Yesterday, Google celebrates the 272nd birthday of Olaudah Equiano, a freed slave of Igbo extraction in Nigeria, who supported the British movement to end the slave trade

Popularly known in his lifetime as Gustavus Vassa, Olaudah was enslaved as a child.

After his freedom, his autobiography, which was published in 1789, helped in the creation of the Slave Trade Act 1807 which ended the African slave trade for Britain and its colonies

Equiano was a prominent Nigerian Writer, Activist and a trader who died on 31 March 1979. Although his gravesite is unknown till today. Equiano’s death was recognized in American as well as British newspapers.

He gave the world one of its first accounts of the trade from a victim’s perspective.

Equiano formed an Anti-slave movement in 1780s that shed light on the tragic life of slaves, he settled in London, where in the 1780s he became involved in the abolitionist movement.

The movement to end the slave trade had been particularly strong among Quakers, but the Society for Effecting the Abolition of the Slave Trade was founded in 1787 as a non-denominational group, with Anglican members, in order to directly influence the.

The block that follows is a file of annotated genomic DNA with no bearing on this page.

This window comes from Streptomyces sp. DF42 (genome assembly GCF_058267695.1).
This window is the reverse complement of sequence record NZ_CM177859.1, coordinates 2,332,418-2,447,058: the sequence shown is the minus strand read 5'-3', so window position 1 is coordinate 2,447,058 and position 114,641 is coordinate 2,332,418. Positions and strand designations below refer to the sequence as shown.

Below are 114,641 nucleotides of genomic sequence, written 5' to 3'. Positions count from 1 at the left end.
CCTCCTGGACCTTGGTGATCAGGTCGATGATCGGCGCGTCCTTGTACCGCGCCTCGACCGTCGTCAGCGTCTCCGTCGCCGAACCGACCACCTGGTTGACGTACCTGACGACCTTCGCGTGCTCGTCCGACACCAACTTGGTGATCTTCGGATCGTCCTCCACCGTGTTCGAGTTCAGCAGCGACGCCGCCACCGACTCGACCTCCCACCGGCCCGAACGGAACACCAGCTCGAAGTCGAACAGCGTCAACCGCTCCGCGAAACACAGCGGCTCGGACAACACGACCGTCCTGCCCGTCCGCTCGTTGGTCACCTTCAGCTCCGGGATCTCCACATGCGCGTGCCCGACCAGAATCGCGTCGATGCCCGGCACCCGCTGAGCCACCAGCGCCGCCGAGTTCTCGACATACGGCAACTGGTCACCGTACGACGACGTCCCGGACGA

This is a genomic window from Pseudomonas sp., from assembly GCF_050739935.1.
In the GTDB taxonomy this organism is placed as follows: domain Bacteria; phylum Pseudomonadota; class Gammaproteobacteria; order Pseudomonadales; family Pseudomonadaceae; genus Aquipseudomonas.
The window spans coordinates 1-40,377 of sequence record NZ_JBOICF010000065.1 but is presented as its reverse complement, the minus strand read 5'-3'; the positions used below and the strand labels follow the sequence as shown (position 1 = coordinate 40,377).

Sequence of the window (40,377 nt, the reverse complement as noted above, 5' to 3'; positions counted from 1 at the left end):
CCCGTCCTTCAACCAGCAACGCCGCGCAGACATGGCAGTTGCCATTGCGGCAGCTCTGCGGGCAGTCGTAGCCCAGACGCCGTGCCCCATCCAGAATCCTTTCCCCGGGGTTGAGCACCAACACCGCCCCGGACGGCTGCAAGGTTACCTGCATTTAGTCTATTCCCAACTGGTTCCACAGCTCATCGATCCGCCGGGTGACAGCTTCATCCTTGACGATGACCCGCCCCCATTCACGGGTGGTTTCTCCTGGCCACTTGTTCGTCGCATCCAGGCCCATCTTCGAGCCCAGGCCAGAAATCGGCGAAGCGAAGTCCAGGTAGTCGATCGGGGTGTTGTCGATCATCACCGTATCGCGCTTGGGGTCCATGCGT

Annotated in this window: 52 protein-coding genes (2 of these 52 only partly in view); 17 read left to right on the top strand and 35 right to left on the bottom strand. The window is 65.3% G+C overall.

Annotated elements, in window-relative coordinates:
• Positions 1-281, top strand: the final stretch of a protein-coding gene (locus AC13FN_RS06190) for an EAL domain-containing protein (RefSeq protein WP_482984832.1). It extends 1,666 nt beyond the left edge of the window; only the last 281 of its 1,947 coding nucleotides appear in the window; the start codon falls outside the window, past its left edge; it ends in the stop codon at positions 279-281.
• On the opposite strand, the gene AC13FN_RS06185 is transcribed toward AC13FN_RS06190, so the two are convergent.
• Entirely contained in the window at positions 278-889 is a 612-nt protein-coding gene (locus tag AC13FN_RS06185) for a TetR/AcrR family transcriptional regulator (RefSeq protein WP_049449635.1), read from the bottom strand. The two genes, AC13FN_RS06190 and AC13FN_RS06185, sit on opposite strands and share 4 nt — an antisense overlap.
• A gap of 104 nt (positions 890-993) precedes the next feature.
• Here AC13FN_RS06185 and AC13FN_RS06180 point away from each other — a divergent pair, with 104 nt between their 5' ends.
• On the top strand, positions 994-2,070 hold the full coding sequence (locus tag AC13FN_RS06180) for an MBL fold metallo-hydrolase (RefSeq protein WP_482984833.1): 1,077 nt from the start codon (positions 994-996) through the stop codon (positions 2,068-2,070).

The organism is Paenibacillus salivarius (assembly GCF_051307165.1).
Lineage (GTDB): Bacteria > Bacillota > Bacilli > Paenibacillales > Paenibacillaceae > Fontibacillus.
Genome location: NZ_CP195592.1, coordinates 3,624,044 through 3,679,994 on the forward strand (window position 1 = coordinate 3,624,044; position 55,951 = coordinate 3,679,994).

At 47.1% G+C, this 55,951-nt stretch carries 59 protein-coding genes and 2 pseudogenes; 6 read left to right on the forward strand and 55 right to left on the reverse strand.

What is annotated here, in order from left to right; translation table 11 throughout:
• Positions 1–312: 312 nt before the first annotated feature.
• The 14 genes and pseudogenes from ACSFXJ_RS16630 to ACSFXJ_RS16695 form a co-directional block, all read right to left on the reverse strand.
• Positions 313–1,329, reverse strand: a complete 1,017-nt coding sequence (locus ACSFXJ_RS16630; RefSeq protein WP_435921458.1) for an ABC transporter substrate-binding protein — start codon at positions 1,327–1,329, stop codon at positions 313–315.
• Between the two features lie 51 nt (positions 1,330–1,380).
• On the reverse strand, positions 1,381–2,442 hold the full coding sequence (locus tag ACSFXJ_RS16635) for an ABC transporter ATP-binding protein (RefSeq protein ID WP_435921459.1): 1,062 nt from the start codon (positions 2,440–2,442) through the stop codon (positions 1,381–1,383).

At the time, Quakers were prohibited from being elected as MPs. Equiano had become a Methodist, having been influenced by George Whitefield’s evangelism in the New World.

Equiano had a stressful life; he had suffered suicidal thoughts before he became a Protestant Christian and found peace in his faith.

After settling in London, Equiano married an English woman named Susannah Cullen in 1792 and they had two daughters.

Plaques commemorating his life have been placed at buildings where he lived in London. Since the late 20th century, when his autobiography was published in a new edition, he has been increasingly studied by a range of scholars, including many from his homeland.

Jennifer Joseph / The Nation

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Nigerians in South Africa
Nigerians in South Africa 10242 posts

We are about democracy, human rights, public opinion, political behavior, civil rights and policy aimed at improving the human condition, with a focus on African countries.

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